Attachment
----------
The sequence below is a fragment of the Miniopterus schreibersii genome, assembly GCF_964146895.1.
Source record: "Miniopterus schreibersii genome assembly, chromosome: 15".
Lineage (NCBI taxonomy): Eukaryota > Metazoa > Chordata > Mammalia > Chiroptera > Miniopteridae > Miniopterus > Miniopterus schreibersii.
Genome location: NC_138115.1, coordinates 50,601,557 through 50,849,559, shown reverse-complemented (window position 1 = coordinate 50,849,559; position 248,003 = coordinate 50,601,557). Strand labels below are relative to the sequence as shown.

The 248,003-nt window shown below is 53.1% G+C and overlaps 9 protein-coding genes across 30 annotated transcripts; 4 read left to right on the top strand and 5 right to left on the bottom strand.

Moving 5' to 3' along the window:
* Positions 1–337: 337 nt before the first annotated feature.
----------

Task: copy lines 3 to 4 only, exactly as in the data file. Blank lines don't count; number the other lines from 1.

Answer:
Lineage (NCBI taxonomy): Eukaryota > Metazoa > Chordata > Mammalia > Chiroptera > Miniopteridae > Miniopterus > Miniopterus schreibersii.
Genome location: NC_138115.1, coordinates 50,601,557 through 50,849,559, shown reverse-complemented (window position 1 = coordinate 50,849,559; position 248,003 = coordinate 50,601,557). Strand labels below are relative to the sequence as shown.